Not like now.
I’m talking about nice-looking! Anyway, I would be helping Dad to fix a lock, and the women would bring some oranges or something. Not all women, but some women were forward. Firstly, Daddy would ignore them. I would wonder why Dad wouldn’t laugh if she would laugh. They would flirt with my dad and make comments about me, and they would try to encourage him to say something for me. And he taught us not to say anything and not to smile. If you did, you’d get your neck broke. He wanted to keep us alive.
Imagine what it was like when your dad was born.
Oh, when he came up, well, they didn’t get a chance to answer. They’d hang you in a minute. You know, I didn’t know that you were educated. I mean, sophisticated. Your sophistication is coming to realization, so to speak.
Rolling Stone, that’s a sophisticated magazine. It’s not as into sex as Playboy is, but it’s way more into sex than Discovery.
You know, what’s that yellow dictionary?
Yeah! But you can see a little of something in there. I used to look at that! [Pounds table and laughs.”] They show a little, because I remember looking at a lot of them. And of course Playboy. All youngsters did look at Playboy. It was so graphic! It shows right what you want to see. Whoever heard of a nipple covering a whole page? But that was very interesting. I’ve never been that close [laughs]. Oh, man, we could write a book about it.
IN FACT, BERRY SAYS, HE’S BEEN collecting stories of his sexual escapades for a possible book. “I have a computerful,” he admits. “I’ve been talking to my son about it so he won’t be shocked.”
Berry has also amassed several thousand pictures. Most of them, he says, he wouldn’t put in a book because they are, as he puts it, “very personal.”
As showtime nears, Berry invites me to visit his Berry Park estate in nearby Wentzville, Missouri, where he lives part of each week when he isn’t staying in town with his wife. On the 150 acres of Berry Park, there is a cluster of houses being demolished, in addition to the charred remains of Berry’sclubhouse, which burned down in 2003 along with tapes of some of Berry’s last studio recordings with Johnnie Johnson, who died in 2005. Nearby, there’s an old blue Ford pickup that has the words WH BERRY. 4410 HOLLY on the door — his father’s old carpentry truck. Beyond it, there are three Kubota grass cutters, which Berry uses to keep the acres of grass trimmed on the property.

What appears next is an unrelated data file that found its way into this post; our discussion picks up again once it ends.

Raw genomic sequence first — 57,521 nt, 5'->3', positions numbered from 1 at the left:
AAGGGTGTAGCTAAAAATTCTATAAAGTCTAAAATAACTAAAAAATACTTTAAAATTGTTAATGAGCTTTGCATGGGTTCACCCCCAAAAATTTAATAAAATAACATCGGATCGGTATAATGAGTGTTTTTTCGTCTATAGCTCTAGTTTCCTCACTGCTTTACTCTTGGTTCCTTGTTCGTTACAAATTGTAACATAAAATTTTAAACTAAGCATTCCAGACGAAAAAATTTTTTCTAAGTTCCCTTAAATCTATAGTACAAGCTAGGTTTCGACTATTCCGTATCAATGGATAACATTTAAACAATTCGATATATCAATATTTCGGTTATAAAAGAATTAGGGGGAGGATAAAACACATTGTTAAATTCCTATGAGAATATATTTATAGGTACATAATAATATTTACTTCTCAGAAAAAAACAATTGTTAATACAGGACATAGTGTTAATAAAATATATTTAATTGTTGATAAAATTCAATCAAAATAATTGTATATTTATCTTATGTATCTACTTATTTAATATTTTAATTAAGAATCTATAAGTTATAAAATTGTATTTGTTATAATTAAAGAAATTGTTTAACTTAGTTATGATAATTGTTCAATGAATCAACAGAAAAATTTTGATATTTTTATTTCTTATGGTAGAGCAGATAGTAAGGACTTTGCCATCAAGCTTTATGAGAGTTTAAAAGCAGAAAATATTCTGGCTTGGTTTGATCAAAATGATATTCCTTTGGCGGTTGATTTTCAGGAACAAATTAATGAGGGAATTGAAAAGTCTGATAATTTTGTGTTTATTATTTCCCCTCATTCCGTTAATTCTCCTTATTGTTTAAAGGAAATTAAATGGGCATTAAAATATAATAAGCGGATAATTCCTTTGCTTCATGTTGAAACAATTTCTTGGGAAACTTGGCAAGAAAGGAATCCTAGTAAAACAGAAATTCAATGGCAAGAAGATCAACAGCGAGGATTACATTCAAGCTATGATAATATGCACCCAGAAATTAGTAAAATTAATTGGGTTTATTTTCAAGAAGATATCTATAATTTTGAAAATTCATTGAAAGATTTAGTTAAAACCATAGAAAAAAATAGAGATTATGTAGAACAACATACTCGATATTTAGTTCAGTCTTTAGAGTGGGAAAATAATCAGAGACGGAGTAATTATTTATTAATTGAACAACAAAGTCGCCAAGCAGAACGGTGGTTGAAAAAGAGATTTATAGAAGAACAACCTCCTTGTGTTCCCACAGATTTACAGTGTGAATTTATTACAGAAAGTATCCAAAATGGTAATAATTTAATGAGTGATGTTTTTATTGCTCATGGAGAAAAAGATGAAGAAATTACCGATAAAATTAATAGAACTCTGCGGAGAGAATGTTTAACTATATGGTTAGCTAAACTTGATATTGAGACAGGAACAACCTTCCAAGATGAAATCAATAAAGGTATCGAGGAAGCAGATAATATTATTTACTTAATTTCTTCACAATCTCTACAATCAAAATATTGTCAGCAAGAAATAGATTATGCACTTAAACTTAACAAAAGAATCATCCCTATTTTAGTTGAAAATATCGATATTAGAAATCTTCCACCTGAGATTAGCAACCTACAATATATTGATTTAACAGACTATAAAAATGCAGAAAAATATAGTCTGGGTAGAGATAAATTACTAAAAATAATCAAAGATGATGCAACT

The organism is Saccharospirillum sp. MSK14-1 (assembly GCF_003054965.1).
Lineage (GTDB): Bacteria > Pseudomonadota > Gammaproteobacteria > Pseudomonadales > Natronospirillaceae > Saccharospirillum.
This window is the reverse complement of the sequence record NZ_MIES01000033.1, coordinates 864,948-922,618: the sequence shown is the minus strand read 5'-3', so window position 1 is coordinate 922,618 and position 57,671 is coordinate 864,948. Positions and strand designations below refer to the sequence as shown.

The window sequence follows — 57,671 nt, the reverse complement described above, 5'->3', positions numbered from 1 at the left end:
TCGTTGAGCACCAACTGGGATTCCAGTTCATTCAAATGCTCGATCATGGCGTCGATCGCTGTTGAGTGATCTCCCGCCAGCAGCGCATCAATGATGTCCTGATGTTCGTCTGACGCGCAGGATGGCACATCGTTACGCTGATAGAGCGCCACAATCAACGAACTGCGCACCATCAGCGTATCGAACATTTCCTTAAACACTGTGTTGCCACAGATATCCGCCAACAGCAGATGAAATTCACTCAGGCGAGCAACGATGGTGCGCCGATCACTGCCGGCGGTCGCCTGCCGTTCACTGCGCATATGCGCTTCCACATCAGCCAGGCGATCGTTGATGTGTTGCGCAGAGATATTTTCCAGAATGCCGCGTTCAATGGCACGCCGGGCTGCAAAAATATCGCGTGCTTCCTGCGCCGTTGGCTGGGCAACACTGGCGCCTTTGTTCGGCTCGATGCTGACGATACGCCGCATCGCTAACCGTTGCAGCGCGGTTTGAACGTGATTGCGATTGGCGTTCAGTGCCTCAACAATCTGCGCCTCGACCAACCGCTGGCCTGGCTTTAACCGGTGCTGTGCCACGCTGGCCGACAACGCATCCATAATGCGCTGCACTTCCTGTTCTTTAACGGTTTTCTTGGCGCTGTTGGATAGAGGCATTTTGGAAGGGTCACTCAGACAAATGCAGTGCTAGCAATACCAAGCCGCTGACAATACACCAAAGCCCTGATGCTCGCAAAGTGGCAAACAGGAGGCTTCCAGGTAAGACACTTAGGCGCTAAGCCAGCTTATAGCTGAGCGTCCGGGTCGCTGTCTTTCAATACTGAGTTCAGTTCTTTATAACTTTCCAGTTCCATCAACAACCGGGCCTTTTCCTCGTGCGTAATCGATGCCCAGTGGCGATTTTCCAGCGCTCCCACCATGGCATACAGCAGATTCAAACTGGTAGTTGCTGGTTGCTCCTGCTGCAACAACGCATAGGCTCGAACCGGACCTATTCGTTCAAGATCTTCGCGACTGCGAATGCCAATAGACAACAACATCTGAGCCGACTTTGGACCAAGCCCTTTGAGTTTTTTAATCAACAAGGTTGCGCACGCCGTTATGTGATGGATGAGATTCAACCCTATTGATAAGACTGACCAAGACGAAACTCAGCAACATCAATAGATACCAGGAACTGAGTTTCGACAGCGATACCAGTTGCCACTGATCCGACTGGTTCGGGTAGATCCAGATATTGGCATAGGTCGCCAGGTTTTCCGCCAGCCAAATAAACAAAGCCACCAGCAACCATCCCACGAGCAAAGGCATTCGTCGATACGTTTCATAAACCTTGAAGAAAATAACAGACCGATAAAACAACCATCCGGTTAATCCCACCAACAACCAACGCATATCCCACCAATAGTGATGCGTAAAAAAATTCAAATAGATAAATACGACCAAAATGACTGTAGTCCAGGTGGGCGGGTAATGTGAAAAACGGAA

“I’m a millionaire, but I cut the grass,” Berry says. “And each time I cut it, it’s my grass. And that is satisfying. Hm-mm-mm.” He laughs and stamps his feet, jovial and excited.
Every blade of grass, he continues, tells a story. “It’s like a person,” he says. “A blade is a blade: When it’s cut in half, it dies, for sure. But the half that isn’t cut springs back to life.”
And this is the story of Berry’s life. At 83, he isn’t looking back on the scandals that many say scarred him psychologically, but he is working hard to do something new that matters.
Where most people expect to see their whole lives or a vivid memory flash through their minds when they die, Berry says that won’t be the case with him. “I wouldn’t be having a memory,” he says, breaking into a wide smile. “I would want to know what’s next.”
“Give the people what they want — that’s true,” says Berry who still tours regularly “There are certain songs I do that almost make tears come to people’s eyes.”
“I want to do something I know will last after I leave. I want to do another ‘Johnny B. Goode,’ or something as powerful as ‘My Ding-A-Ling.'”
“I’m a millionaire, but I cut the grass. It’s satisfying. Every blade that’s cut in half dies, for sure. But the other half springs back to life.”